Tuesday, November 29, 2011

The Problem With Occupy

I see Occupy's situation today as analogous to that of the Civil Rights Movement. As long as they stayed in the South Northern liberals loved them. But when the movement went North and started confronting racism there, it became "Dr. King, you are going too far!" Perhaps without intending to, the Civil Rights Movement exposed the limits of liberalism and of the socio-economic system of the United States.

Occupy has gotten a lot of back patting and verbal support from political moderates. However, now that the time has come to turn those kind words into taking a real stand with the Occupy Movement, the story becomes, "No, we can't do that, and you have been here too long anyway. Please pack up your tents and go!" There has to be more to this rejection than just fear of slobbering rightwingers.

One of the most appealing aspects for the public – when they know about it – has been Occupy's list of demands. So moderate, so reasonable, probably three quarters of Canadians would agree. Yet, I think these sorts of demands are the very thing that upsets our corporate masters and their ideologues the most. If Occupy was demanding the implementation of anarchist communism next week, the movement could be laughed off, but demands that the average person can get behind are dangerous to the greedy and powerful.

Occupys sweet little list of demands is slam-bang up against the dominant ideology – corporatism, also known as neo-liberalism. To paraphrase the Godfather of corporatism, one Benito Mussolini, corporatism is best seen as "Everything by the corporation, everything for the corporation, nothing against the corporation." A contemporary corporatist, Margaret Thatcher, now dying of brain rot (karma) put it rather cold bloodedly, TINA - There Is No Alternative (to corporate domination)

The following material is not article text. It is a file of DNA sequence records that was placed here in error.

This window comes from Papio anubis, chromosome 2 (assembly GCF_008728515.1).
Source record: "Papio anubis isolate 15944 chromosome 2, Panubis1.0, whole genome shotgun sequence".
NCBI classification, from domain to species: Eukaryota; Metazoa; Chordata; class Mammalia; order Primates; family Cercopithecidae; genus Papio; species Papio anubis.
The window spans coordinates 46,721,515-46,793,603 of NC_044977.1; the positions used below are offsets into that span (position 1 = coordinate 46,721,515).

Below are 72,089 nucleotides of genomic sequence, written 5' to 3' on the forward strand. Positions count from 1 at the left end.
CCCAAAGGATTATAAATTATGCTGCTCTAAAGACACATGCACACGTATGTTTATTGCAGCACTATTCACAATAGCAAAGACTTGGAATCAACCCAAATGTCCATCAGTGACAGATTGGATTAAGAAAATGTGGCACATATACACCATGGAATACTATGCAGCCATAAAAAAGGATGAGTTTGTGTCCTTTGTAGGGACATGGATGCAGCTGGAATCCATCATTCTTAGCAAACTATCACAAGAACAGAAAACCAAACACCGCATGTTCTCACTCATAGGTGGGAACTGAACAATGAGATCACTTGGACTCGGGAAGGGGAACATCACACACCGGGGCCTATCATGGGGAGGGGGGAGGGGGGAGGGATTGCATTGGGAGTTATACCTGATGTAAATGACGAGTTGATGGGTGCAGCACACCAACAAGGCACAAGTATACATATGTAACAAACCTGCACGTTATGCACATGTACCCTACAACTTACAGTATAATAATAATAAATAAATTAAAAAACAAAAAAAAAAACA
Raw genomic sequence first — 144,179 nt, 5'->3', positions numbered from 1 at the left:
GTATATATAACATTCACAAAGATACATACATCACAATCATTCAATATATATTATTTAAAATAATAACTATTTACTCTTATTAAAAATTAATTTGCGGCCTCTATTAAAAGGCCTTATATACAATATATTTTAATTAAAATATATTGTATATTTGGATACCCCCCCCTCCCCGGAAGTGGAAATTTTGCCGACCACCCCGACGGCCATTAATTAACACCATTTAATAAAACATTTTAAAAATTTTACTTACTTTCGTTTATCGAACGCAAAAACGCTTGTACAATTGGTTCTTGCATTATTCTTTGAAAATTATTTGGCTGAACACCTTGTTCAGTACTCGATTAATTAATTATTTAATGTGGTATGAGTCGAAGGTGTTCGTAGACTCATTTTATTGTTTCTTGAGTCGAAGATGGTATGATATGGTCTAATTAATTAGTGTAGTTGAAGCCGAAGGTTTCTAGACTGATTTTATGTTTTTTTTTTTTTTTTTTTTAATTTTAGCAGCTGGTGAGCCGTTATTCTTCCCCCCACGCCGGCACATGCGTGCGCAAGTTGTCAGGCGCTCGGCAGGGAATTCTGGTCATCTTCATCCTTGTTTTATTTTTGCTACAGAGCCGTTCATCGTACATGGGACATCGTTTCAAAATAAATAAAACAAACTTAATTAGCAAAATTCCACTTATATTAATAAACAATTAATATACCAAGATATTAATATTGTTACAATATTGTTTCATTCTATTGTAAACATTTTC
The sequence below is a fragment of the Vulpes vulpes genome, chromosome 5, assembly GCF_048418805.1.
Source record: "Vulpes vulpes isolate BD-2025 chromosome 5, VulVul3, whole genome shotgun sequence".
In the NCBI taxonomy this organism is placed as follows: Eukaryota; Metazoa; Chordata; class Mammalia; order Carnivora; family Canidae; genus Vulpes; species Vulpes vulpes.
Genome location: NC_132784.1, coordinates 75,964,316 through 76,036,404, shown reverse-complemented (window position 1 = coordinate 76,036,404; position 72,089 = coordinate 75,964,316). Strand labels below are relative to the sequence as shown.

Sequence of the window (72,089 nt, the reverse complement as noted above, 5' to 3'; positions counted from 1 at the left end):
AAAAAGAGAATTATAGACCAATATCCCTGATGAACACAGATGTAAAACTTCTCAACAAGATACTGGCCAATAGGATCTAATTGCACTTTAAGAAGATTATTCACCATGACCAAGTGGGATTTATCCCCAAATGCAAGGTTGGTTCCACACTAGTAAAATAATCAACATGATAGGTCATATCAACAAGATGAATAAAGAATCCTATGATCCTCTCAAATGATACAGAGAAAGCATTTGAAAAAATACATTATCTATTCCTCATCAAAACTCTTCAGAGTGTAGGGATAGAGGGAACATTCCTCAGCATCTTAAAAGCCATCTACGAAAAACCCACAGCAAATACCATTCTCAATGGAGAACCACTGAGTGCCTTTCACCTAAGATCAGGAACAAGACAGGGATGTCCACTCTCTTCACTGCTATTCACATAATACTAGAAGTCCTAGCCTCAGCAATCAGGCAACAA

The age of reforms was supposed to be over. Through their control of the state apparatus, the corporatist ideologues began eliminating the reforms thousands of working people had died struggling for. The neoliberal utopia was one without trade unions, minimum wage laws, laws regulating work hours and even child labour laws. Heaven for the wealthy and powerful, hell for the rest of us.

They beat the drum of corporatist ideology so long and so loud, that it became virtually economic "common sense." (This is known as hegemony) The mainstream left adopted the ideology but in a smiley face form. They are like someone who says beating you with a broom handle is an improvement over beating you with a chunk of two by four, yet dismisses not being beaten as utopian foolishness that you must outgrow.

Occupy, thus to adapt a quaint phrase of Lyndon Johnson's, is guilty of pissing on the corporatist barbecue. Millions of people now want to reverse the neoliberal depredations and push for new reforms. This was not supposed to be in the script!

Getting back to the otherwise friendly politicians – for them to take a concerted stand with Occupy would brand them as enemies in the eyes of our corporate masters and their hacks and ideologues. I wouldn't be too judgmental if I were you. Few of us are heroic, and often those who are, have nothing to lose anyway. Ultimately, Occupy has exposed the limits of conventional politics.